Psychotropic medicine utilisation in older people: A pharmacoepidemiological approach
|dc.contributor.author||Ndukwe, Henry Chukwudi|
|dc.identifier.citation||Ndukwe, H. C. (2016). Psychotropic medicine utilisation in older people: A pharmacoepidemiological approach (Thesis, Doctor of Philosophy). University of Otago. Retrieved from http://hdl.handle.net/10523/6876||en|
|dc.description.abstract||Psychotropic medicines are defined by World Health Organisation Collaborating Centre for Drug statistics Methodology as psycholeptics (central nervous system calming effect) and psychoanaleptics (central nervous system arousing effect). Psychotropic medicine utilisation has been associated with unwanted outcomes and adverse events like falls, hospitalisations, increased length of hospital stay, morbid conditions and mortality in older people, aged 65 years and over. Older individuals disproportionately use psychotropic medicines in greater numbers and at higher rates compared to their younger counterparts. The overarching aim of this thesis was to examine psychotropic medicine utilisation, adherence and persistence using real world population data of older people, aged 65 years and over. Additionally, the study was intended to monitor and assess quality use of antipsychotic medicines in residential aged care. Population-based evidence of overall psychotropic medicine utilisation was explored using pharmacoepidemiological approach and quality use of medicines assessment to make inductive arguments and ascertain findings. This work was achieved using available electronic healthcare databases and national collections as sources for population data in New Zealand. The quality use of antipsychotics survey involved participants across the country who were nurse managers employed in aged care facilities. Temporal trends in overall psychotropic utilisation increased by 22.5 % (159.6 to 195.4 DDD/TOPD) between 2005 and 2013 in New Zealanders, aged 65 years and over, and was significant when compared internationally. Psychotropic medicine utilisation based on therapeutic class varied and had dissimilar utilisation across geographical areas known as health jurisdictions or mesh blocks (ranged 7.0 to 74.0 %). Between 2005 and 2013, a significant antidepressant prevalence ratio increase (OR 1.27 (95 % CI: 1.22, 1.33)) was observed. Also, temporal trends in concomitant donepezil utilisation (n=9684) with any beta-adrenoceptor blocker significantly declined OR 0.51 (95 % CI: 0.48, 0.54) in older people over a three-year study period. Time-to-first discontinuation (TTFD) rates in donepezil new users (n=1999) was associated with adherence (TTFD was 2.2 times earlier in non-adherent compared to adherent group) or persistence (decreased by 19.0 % between 1st and 6th visit) measures and proportion of donepezil dispensings decreased (81.0 to 32.5 %). Similarly, TTFD rates in low dose second generation antipsychotic (SGA) new users (n=30297) was shortest for risperidone 101.3 (95 % CI: 85.0, 117.7; p=0.03) in days, and had the highest TTFD risk (HR 0.54) among SGAs compared to clozapine. TTFD risk in SGA new users was associated with adherence (risk was 3.6 times in non-adherent compared to adherent group). In addition, adherence was measured using variable medication possession ratio (range 0.9 to 1.1) and persistence (70.2 to 91.3 %) was measured across the study duration. Glycaemic control monitoring in new users of second-generation antipsychotics (n=25,603) in older people was consistent with guidelines for those monitored at baseline (pre-post bpac 2007 proportional change -2.78 (95 % CI:-7.28, 2.25); p=0.28) but was not significant for 60 days and later at 180 days. Quality use of antipsychotic medicines in New Zealand was dissimilar across residential aged care facilities (100 respondents from 318 facilities) by dementia status (over 60 % of participants reported common use of non-pharmacological methods in managing challenging behaviours, while 45% of participants cited administering an antipsychotic medicine for dementia). The implication of findings from these investigations provide population-based evidence which informs clinical practice and influence therapeutic or formulary decisions to help optimise the choice of psychotropic medicine treatment used in geriatric care or improve health outcomes in older people. In conclusion, this work demonstrates well-designed non-randomised studies using pharmacoepidemiological approach including the new-user design. In these population-based investigations, psychotropic medicine utilisation was quantified, measures of association between treatment discontinuation and health outcomes were ascertained, and quality use of antipsychotic medicines was assessed.|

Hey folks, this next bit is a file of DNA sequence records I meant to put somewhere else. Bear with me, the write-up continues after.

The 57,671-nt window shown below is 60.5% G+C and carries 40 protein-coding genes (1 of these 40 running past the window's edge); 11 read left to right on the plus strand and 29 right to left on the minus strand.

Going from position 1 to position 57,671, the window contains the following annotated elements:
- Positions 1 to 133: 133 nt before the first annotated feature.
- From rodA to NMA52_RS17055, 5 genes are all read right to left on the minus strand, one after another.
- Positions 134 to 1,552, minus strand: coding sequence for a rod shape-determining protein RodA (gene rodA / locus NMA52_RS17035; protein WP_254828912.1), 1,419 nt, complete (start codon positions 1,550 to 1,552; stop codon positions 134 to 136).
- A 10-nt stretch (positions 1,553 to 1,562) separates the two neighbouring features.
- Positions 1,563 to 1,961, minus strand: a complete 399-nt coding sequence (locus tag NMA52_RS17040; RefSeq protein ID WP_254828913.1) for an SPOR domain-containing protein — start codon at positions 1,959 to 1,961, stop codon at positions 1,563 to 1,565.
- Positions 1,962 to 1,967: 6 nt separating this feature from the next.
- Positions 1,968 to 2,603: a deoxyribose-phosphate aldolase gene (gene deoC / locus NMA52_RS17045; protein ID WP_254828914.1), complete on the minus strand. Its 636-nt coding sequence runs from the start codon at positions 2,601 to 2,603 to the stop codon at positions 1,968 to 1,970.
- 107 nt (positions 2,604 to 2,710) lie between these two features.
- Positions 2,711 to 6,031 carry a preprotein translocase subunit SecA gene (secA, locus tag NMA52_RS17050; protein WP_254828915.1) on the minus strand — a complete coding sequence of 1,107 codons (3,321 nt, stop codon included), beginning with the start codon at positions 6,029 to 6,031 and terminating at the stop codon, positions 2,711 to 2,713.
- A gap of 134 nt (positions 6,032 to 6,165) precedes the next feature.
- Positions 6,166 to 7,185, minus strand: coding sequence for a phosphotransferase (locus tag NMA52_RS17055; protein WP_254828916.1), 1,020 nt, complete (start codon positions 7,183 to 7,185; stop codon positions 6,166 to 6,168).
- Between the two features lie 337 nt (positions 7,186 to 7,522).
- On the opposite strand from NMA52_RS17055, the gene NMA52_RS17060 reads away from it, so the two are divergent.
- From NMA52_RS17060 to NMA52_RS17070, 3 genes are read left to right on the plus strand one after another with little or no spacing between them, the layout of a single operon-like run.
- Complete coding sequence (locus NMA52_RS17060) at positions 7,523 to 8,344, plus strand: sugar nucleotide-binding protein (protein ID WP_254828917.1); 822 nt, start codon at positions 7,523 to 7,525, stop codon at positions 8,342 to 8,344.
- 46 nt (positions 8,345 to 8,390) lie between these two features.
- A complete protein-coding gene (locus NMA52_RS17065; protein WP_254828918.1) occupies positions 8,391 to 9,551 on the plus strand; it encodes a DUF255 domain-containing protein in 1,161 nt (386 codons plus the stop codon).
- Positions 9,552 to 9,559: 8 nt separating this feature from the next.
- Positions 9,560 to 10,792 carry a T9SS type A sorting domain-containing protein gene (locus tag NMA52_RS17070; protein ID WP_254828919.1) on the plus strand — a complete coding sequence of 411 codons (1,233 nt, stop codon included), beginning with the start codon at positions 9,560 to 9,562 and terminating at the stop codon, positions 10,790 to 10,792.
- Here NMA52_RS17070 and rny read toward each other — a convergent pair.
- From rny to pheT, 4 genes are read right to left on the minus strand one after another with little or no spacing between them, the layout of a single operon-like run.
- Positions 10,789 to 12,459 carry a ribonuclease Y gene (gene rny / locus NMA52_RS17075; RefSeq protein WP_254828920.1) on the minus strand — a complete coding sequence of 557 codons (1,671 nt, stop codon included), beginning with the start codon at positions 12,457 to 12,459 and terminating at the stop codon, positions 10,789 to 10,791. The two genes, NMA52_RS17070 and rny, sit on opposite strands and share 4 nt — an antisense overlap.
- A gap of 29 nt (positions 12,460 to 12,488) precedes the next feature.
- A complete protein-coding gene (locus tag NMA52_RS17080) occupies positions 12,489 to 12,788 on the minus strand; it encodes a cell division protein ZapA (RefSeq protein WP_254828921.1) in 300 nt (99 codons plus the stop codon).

|dc.publisher||University of Otago|
|dc.rights||All items in OUR Archive are provided for private study and research purposes and are protected by copyright with all rights reserved unless otherwise indicated.|
|dc.subject||quality use survey|
|dc.subject||defined daily dose|
|dc.subject||65 years and over|
|dc.subject||psychotropic medicine utilization|
|dc.title||Psychotropic medicine utilisation in older people: A pharmacoepidemiological approach|
|thesis.degree.name||Doctor of Philosophy|
|thesis.degree.grantor||University of Otago|
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